Former FBI agent Ali Soufan says he has not been allowed to tell the truth about 9/11 and events since. A former FBI agent who worked at the heart of America's battle against al-Qaeda has told the BBC he is being prevented from telling the truth as he challenges the back story of 9/11 and what has happened since.
Mr Soufan also argues against the effectiveness of interrogation techniques used by the CIA, such as water boarding. Ali Soufan has not appeared on camera before, but he has now decided to speak out to counter what he sees as a misleading narrative about the last 10 years.
Mr Soufan has direct, first-hand experience of some of the most heated controversies of the past decade: whether 9/11 could have been prevented and whether tactics like the water boarding of al-Qaeda suspects were effective and justified.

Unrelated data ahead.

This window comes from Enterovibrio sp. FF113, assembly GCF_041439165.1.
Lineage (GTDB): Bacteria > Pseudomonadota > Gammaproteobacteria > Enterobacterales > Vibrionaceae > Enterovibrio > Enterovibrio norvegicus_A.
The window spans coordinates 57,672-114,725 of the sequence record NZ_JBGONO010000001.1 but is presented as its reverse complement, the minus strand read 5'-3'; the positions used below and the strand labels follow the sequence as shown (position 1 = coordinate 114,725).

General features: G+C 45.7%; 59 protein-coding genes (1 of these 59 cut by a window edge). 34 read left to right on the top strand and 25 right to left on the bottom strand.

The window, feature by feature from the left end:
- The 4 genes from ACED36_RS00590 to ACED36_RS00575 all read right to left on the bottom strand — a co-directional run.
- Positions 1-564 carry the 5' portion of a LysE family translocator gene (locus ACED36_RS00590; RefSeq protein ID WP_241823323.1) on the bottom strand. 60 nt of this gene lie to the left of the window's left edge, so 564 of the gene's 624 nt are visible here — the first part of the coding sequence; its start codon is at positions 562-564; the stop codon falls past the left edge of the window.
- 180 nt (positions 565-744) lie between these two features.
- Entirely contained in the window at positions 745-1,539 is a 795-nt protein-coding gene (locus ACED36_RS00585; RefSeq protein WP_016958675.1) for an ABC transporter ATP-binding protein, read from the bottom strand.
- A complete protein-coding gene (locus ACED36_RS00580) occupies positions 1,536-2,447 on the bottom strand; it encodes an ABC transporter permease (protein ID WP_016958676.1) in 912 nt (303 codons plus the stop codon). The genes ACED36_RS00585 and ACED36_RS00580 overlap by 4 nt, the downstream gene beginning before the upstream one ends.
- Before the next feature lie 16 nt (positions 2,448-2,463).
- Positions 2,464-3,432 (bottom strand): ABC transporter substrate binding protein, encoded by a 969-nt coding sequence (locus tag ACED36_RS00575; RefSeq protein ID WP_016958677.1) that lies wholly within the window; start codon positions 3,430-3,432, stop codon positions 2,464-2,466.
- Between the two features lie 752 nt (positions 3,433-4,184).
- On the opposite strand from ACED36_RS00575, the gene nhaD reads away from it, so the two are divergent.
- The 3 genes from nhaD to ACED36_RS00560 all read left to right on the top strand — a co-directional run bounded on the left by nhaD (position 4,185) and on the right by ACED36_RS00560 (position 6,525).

Born in Lebanon, Mr Soufan came to America as a teenager and joined the FBI in the 1990s. As one of the only Arabic speakers he was assigned to early investigations on al-Qaeda.
When the 9/11 attacks occurred, he was in Yemen investigating the bombing of the USS Cole.
The day after the attacks, he met a CIA officer at the US embassy in Yemen. The officer passed him an envelope.
Inside was a report detailing links between people Mr Soufan had been investigating for the warship bombing and two of the hijackers - who had been living in the US for months. Mr Soufan says that written requests for this kind of information had been made three times before without any result.
"I think it was probably the worst feeling I have ever experienced in my life," he told BBC Newsnight in an interview.
"It was a combination of frustration, anger, sadness, betrayal. The only thing I recall is I left the office, went across the hall to the bathroom and I just threw up."